I think of the moth eyebrows
of a girl I saw only once.16


The jaw can do a number of things: (1) bite; (2) change speed in opening/closing; (3) silent scream; (4) multi directional movement; (5) overbite & underbite. Tatsumi Hijikata’s butoh-fu/writings Beardsley No. 1 Thru 4and Rose Girl7 make mention of jaw.

Can connect to zombie qualia. Jenny Lawson has written about the zombie and its deep connection with eating. Jenny states, “Eating connects us in a web of ongoing transformation between self and other, between internal and external and between living and dead.”8

Exercise: Open Jaw, 5 Minutes

Take 5 minutes to open your jaw.


The tongue is often incorporated into the dance as another dancer. Tatsumi Hijikata’s butoh-fu/writings “Gaki,” The Hungry Demonand Sick Dancing Princess8 make mention of tongue.

In Contemporary Metaphor Theory, taste has a link with experiencing.  The conceptual metaphor EXPERIENCING SOMETHING IS TASTING has the following example: he has tasted the frustration of defeat.18

Let us experience the world through dance, so let us taste the world. See the first exercise below.

Exercise 1: Taste the Room

Stick your tongue out to taste the room. This is a synthetic exercise because you are tasting the visual or even auditory. What does the taste provoke in the body? That is the dance.

Exercise 2: Dog Tongue

Let the tongue dangle out long like that of a dog. From here you can move the head so that the tongue dangles.

Exercise 3: Figure 8

Figure 8s from multiple directions.

Exercise 4: Tongue Lunch

Your tongue has become food.

Exercise 5: Tongue Rolls

Roll the tongue in endless ways, inside and outside the mouth.

Exercise 6: Tongue Dragon

The tongue is a dragon inside the mouth. This imagery is also used in qi-gong.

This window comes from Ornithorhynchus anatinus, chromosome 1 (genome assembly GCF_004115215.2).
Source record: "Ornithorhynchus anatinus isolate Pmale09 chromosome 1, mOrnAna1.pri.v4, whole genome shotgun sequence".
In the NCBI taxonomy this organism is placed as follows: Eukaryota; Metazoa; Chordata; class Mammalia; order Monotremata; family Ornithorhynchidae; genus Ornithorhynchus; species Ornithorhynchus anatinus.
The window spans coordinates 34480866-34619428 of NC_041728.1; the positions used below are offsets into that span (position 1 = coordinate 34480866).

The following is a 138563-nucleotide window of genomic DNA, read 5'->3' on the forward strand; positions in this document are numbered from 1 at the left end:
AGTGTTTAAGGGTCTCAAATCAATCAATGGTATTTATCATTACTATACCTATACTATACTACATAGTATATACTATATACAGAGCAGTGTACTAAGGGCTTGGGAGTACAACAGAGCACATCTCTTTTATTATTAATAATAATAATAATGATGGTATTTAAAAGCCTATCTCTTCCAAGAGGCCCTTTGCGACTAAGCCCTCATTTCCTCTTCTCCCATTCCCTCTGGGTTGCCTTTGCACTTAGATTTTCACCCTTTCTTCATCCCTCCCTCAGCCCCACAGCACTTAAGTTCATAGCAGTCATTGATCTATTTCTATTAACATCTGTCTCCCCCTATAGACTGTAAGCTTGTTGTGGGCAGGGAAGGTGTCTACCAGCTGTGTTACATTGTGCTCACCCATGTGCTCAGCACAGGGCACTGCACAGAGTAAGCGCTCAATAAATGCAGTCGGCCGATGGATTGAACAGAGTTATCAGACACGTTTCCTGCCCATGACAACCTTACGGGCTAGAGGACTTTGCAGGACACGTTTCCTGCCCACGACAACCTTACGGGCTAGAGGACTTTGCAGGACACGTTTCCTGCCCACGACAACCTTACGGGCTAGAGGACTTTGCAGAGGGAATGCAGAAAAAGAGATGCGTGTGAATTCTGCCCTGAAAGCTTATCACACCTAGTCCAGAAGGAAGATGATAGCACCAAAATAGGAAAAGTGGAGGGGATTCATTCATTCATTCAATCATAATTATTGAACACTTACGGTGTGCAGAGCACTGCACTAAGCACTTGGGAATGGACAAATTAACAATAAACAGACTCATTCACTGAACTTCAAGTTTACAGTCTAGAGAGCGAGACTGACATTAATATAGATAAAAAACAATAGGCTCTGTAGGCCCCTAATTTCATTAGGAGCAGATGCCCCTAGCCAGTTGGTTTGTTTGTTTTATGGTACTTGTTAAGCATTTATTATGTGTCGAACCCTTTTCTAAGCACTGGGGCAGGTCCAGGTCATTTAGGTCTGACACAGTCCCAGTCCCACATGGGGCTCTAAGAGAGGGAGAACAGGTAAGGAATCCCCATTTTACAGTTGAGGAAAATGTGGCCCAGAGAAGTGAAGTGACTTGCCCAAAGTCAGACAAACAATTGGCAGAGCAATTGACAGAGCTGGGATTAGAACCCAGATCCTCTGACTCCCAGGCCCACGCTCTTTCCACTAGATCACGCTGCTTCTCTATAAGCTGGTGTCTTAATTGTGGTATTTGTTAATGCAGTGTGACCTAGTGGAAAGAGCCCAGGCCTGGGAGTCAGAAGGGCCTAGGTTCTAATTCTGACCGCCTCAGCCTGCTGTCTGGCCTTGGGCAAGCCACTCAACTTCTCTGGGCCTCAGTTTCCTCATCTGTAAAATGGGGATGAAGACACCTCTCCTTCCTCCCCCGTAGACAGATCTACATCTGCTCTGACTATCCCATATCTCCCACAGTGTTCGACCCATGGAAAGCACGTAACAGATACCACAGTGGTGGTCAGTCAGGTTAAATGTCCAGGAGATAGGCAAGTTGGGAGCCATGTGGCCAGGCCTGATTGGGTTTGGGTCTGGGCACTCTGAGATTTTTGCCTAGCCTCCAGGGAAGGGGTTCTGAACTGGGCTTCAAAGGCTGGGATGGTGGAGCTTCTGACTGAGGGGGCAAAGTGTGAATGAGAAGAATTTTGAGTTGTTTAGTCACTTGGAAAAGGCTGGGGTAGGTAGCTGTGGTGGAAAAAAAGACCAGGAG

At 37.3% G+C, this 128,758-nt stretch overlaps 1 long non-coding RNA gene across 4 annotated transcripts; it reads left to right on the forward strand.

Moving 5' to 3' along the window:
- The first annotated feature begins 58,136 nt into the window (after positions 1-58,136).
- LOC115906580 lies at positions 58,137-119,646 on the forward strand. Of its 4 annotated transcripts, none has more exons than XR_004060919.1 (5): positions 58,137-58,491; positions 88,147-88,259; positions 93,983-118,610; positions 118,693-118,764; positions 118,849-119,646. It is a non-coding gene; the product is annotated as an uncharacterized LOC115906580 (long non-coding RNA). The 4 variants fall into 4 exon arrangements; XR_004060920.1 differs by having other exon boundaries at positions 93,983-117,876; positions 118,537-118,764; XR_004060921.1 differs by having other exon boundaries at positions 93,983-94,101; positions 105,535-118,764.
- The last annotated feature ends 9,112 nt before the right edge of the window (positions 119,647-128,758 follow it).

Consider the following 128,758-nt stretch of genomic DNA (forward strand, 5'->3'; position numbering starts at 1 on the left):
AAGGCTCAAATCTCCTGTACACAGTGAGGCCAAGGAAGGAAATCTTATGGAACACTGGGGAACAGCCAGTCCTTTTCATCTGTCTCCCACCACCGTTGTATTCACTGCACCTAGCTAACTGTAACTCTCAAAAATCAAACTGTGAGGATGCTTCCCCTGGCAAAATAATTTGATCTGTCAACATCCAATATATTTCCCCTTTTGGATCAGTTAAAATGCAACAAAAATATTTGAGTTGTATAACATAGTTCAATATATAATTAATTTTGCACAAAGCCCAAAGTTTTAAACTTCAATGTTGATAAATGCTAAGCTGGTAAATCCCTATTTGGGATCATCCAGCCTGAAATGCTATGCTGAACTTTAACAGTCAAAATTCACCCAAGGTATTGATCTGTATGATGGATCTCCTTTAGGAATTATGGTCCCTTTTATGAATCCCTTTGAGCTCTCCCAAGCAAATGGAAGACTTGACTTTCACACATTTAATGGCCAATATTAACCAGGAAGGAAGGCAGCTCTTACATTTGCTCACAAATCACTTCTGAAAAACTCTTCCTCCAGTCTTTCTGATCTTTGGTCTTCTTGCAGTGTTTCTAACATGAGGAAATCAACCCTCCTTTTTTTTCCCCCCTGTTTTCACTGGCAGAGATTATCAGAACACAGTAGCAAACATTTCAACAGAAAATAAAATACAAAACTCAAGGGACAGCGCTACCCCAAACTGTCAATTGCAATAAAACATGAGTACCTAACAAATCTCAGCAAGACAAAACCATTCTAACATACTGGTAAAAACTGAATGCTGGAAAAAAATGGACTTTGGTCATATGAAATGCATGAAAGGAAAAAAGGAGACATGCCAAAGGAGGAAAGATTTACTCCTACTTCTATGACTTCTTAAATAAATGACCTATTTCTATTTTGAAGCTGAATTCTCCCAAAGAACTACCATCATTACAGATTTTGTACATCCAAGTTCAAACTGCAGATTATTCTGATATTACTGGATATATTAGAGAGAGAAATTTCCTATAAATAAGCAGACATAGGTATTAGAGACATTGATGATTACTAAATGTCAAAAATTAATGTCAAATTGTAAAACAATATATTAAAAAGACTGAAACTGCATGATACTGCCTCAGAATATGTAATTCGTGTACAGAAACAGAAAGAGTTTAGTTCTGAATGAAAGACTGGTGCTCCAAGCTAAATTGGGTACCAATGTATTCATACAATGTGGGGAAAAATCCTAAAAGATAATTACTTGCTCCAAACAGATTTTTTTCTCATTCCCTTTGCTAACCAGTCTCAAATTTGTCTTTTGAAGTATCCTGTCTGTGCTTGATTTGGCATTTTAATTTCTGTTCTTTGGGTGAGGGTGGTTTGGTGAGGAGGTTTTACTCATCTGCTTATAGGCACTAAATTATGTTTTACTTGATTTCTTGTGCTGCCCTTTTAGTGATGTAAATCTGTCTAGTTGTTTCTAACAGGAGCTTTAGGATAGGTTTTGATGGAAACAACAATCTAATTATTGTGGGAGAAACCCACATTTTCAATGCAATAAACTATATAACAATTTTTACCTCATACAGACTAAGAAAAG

Exercise 7: Tongue Puppet Master

Like the mouth puppet master, The tongue is the controller of all the body’s movements. Feel, for instance, that the tongue is the character inside a mecha (the large robots).

Exercise 8: Deterritorialized Tongue

In the place of the tongue, something else takes its place. Is someone’s arm your tongue? Is a bird your tongue? Is your whole body your tongue? When you move, can you taste the space?

Exercise 9: Stick Tongue Out, 5 Minutes

Take 5 minutes to stick your tongue completely out. May be best done outside due to saliva.


Exercise: Life Snorting

Snort the life around you into one nostril and then try the other. Get high on life.

The following is Tatsumi Hijikata’s butoh-fu that makes mention of the nose. The majority of the list comes from Waguri translations, unless otherwise footnoted:7 (1) The Choir Girls; (2) Various Places; (3) Threads of Drawings of Noble Ladies By Beardsley; (4) Sleep Walker; (5) The Nerve Walk; (6) Behind The Mask; (7) Ear Walk; (8) Quiet House8; (9) Michaux or The Man of Light10; (10) Flamen Matiere15.

¹ Deleuze, Gilles, and Félix Guattari. A Thousand Plateaus: Capitalism and Schizophrenia. London: Continuum, 2004. Page 171. Print.
² Page 188
³ Barbe, Frances. The Way of Butoh and Contemporary Choreography: Reflective. Writing on Choreographic Research. n.d. Web. 20 April 2010.
4 Lee, Rhizome, Behind the Mirror: Butoh Manual For Students.
5 Laage, Joan Elizabeth “Embodying the Spirit: The Significance of the Body in the Contemporary Japanese Dance Movement of Butoh.” Ph.D. dissertation, Texas Woman’s University, 1993.
6 Shibusawa, Tatsuhiko. “Hijikata Tatsumi ni tuite” (About Tatsumi Hijikata), a commentary of Yameru Maihime (The Dancer of Sickness), Hakusuisha, 1983. Page 231.
7 Waguri, Yukio, Butoh-Fu CD-Rom. 2006.
8 Lee, Rhizome. The Butoh. 2017. Pages 120 – 137.
9 Ibid. 337 – 354
10 Mikami, Kayo. “Tatsumi Hijikata: An Analysis of Ankoko Butoh Techniques” 1997. Tokyo.
11 Calamoneri, Tanya. Becoming Nothing to Become Something: Methods of Performer Training in Hijikata Tatsumi’s Buto Dance. pHD dissertation. Page 136. 2012.
12 Ibid. 134, 135.
13 Miyagawa, Mariko. Kazuo Ohno’s Dance and His Methodology: From Analyzing His Butoh-Fu. From Cord Procedings. 2015. Page 120-122.
14 Fraleigh, Sondra Horton (1999), Dancing into Darkness: Butoh, Zen, and Japan, Pittsburgh: University of Pittsburgh Press and Dance Books. Page 142.
15 Hijikata, Tatsumi. Translator unknown. Retrieved by Rhizome Lee at unknown date. Date retrieved from Rhizome Lee: 10/22/2018 at the Subbody Butoh School in Dharamsala, India.
16 McMillan, Peter. One Hundred Poets, One Poem Each: A Translation of the Ogura Hyakunin Isshu. Columbia University Press, 2008.
17 Lawson, Jenny. “Eating Minds: fantasizing undead, becoming zombie in performance.” Studies in Theatre and Performance 34 (2014): 239.
18 Lakoff, George. Master Metaphor List. Page 146.